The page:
Porkie pies

This weekend I fulfilled my year-long plan to make my own pork pie from scratch.

I used Hugh Fearnley-Whittingstall’s recipe from River Cottage Meat. Well… sort of. I used his recipe for the pastry, but screwed around with the meat content quite a bit.

Over 2 kilos of meat plus herbs. Hmmm... meaty.

Over 2 kilos of meat plus herbs. Hmmm… meaty.

Hugh calls for 1kg of pork shoulder, 250g belly pork and 250g salt pork. Well, I didn’t have any belly or salt pork spare, but I did have a pig’s head that needed using up. So I followed the recipe for making brawn right up to the point just before you set it in jelly, then added that to some pork shoulder we had left in our freezer. Making the brawn was actually the longest part of the recipe, as it’s 24 hours soaking in brine and 4 hours simmering in stock. I ended up with about 900g of lean shoulder meat, 900g of fairly fatty head meat, and 250g of fat from the head.

To make up the meat mix, I finely chopped all of the above – the head meat pretty much as finely chopped as if I’d minced it, the shoulder cut into roughly 5mm cubes. (That sentence barely describes the work involved – that’s a *lot* of chopping.) Then mixed with herbs and spices and a little salt.

You probably can't tell how weird this pastry is from this picture, but trust me. It's weird.

You probably can’t tell how weird this pastry is from this picture, but trust me. It’s weird.

Making the pastry was pretty easy. A 50/50 mix of butter and lard is added to some water, and melted over a gentle heat, and then mixed with some beaten egg into plain flour. It’s a pretty weird process – there’s something kind of disgusting about melting lard and butter together, and it gets worse as you stir it into the flour, which looks like it is sort of curdling before your eyes. But if you press ahead and keep mixing, it comes together nicely. The dough is pretty strange though. Texture-wise, it’s light and springy like bread dough, and very moist, almost sweaty, in a way that normally would call for more flour to stop it sticking to your hands – but in this case, it doesn’t stick at all.

After all that faff, it was pretty plain sailing. After an hour in the fridge, the pastry is rolled out and used to line a tin, the meat is packed in and then a pastry lid put on the top. A couple of hours in the oven and it’s done – a crisp, crunchy pastry and savoury meat filling. Yum!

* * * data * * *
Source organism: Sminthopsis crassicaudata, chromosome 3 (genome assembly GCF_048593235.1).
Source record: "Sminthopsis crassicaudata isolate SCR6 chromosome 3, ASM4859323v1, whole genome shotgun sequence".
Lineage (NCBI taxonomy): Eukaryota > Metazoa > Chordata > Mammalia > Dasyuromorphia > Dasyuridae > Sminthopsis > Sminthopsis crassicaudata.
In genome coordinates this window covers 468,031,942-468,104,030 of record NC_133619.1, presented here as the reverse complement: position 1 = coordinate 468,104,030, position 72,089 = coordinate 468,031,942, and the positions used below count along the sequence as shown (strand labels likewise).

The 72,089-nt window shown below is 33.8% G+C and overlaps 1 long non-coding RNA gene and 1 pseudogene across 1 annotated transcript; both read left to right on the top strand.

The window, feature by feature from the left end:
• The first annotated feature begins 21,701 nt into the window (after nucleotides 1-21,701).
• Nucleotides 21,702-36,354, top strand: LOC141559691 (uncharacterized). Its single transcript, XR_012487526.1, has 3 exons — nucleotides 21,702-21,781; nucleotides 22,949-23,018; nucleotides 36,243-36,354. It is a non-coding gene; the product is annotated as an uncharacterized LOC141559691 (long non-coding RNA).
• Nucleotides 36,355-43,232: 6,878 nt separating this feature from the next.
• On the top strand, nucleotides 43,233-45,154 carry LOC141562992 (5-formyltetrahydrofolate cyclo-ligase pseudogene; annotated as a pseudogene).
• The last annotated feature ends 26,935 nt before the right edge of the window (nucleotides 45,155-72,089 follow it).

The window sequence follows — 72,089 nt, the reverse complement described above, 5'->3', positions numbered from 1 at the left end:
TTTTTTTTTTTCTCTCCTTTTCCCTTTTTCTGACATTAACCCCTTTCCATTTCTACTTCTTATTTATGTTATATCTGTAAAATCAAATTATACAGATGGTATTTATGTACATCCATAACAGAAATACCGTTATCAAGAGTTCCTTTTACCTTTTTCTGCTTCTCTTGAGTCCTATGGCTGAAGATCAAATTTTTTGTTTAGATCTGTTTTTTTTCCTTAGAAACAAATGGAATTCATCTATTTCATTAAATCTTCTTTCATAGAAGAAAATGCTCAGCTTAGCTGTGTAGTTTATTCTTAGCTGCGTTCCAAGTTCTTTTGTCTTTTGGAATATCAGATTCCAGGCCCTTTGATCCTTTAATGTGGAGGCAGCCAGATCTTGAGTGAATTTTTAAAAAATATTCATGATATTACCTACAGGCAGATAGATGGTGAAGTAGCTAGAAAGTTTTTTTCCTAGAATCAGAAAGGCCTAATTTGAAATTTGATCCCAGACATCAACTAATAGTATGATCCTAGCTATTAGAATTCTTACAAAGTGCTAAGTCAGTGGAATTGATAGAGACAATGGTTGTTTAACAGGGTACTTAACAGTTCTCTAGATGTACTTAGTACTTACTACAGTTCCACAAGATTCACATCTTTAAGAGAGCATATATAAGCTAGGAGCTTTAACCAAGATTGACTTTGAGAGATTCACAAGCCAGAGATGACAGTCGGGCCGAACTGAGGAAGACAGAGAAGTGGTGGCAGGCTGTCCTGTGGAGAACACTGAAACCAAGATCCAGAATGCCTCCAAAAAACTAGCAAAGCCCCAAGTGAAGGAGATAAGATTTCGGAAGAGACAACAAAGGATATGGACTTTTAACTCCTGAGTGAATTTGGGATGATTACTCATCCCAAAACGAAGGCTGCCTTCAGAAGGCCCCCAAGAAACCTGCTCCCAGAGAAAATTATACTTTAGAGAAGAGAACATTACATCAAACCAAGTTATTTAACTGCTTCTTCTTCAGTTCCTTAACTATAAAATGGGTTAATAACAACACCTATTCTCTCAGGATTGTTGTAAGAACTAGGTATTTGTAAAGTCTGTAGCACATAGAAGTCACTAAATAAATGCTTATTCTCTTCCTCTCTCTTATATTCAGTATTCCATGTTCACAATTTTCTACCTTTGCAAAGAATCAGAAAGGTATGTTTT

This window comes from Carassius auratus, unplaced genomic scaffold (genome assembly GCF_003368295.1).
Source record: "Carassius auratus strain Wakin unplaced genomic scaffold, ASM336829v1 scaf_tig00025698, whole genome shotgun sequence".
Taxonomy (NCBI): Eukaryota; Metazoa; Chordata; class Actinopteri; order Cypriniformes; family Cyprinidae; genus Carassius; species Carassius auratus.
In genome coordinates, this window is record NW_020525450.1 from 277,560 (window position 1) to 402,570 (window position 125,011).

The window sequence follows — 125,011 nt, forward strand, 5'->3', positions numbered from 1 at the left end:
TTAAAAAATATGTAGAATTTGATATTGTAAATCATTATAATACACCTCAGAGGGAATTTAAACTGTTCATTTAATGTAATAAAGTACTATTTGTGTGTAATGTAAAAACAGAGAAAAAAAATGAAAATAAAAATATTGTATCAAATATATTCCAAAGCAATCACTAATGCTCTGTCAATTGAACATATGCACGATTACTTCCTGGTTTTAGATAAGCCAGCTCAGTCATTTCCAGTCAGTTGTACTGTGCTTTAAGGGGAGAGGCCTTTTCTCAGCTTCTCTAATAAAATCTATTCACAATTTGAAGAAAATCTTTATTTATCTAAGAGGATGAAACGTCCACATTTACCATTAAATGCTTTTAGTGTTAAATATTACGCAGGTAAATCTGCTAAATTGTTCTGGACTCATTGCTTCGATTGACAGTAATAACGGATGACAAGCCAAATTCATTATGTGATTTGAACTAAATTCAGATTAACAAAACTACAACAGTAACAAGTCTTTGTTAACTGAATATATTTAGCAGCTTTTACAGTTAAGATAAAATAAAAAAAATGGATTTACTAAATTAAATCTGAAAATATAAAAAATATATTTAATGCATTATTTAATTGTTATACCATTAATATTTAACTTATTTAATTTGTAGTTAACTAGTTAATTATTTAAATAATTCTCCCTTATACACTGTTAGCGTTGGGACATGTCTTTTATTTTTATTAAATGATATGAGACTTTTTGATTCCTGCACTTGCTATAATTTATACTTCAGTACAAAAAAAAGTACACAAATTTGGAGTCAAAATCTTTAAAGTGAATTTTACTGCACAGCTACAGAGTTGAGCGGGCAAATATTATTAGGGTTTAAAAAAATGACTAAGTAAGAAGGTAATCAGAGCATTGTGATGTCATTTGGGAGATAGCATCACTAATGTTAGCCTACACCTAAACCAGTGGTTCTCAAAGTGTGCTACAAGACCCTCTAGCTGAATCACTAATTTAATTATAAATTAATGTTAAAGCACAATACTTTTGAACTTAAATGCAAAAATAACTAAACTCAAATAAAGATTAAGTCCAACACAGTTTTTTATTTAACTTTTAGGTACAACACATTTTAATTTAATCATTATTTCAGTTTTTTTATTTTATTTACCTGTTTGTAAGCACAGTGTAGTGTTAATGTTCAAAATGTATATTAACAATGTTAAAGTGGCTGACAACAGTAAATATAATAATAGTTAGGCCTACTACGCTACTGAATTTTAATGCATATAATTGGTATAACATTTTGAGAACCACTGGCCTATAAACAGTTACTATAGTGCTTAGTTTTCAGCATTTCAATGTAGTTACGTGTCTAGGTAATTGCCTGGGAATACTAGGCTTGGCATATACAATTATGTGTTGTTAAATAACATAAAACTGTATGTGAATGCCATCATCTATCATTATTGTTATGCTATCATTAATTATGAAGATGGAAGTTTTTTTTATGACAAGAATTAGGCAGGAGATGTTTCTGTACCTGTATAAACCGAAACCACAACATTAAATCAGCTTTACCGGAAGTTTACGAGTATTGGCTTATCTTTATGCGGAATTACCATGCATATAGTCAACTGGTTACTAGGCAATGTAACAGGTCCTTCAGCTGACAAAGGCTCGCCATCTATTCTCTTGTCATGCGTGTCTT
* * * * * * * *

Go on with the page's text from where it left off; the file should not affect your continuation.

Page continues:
25mm miniature added for scale.

25mm miniature added for scale.

A few of things merit further comment. First, although I had about 50% more meat than the recipe called for, I ended up needing more than double the amount of pastry. I’m not sure if I was just generous in how much pastry I used for each pie, but I ran out on the first batch and had to do a second.

Second, the brawn substitution seemed to work fine. However, the filling’s structural integrity wasn’t all that good. The meat crumbled a bit when the pie was cut. I have no idea whether that is what would have happened with the basic recipe.

Finally, I followed the traditional advice, to pour pork stock in to fill the gap that was supposed to develop between the filling and the pastry lid as the meat shrunk during cooking. The idea is that it fills the gap and then sets as jelly. What actually happened was that I poured the stock in, until it seemed to have filled the gap (a lot of stock used), and left it in the fridge. When I cut the pie open I discovered there wasn’t any gap to fill – evidently the meat hadn’t shrunk at all – and the stock had apparently been absorbed by the pastry, making it look a bit soggy and uncooked. On the second batch I didn’t bother with the stock, for this reason.

One of the disadvantages of spending hours on end processing a lot of pork, especially meat from the head, is that I end up feeling a little over-porked, so to speak. I probably won’t feel like actually eating my pork pie for a while. Nevertheless, it feels like quite an accomplishment.

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This entry was posted in cooking, Pigs and pork, Zero Waste and tagged , , , , on by .

About Rabalias

Rabalias was born and raised in The Frozen North. Following a decade in more Southerly climes (well, London), he recently returned to wreak havoc upon the Derbyshire countryside. Rabalias has been roleplaying since he was ten years old, when he was introduced to D&D (the red box) and subsequently lost his lunchtimes for good. He grew up on trad games like D&D, Rifts and Shadowrun, and even though he has branched out since, he still has a soft spot for them. Rabalias is a system monkey and cannot quite get over his suspicion of games that do not use dice, despite his atrocious luck. Rabalias has run a number of social LRPs of his own devising. He is currently playing a lot of tabletop games and experimenting with indie stuff. In his non-fictional life, Rabalias is a central Government civil servant (tho' currently on paternity leave), spends rather less time than he should on looking after his garden, is experimenting with raising pigs, is in a relationship with Admiral Frax and is the father of and full-time carer for a small person. Not in that order.

4 thoughts on “Porkie pies

    1. Rabalias Post author

      Cool! Got any tips from your class, tinkerbelle86?

      In particular: did the filling in your pie hold together nicely when cut? Mine tastes good[*] and has good texture, but it does tend to fall apart a bit as you cut it.

      [*] It turns out I was wrong about not eating it for a while.

      Reply
  1. Pingback: A very busy time of year | Westwick Dreaming

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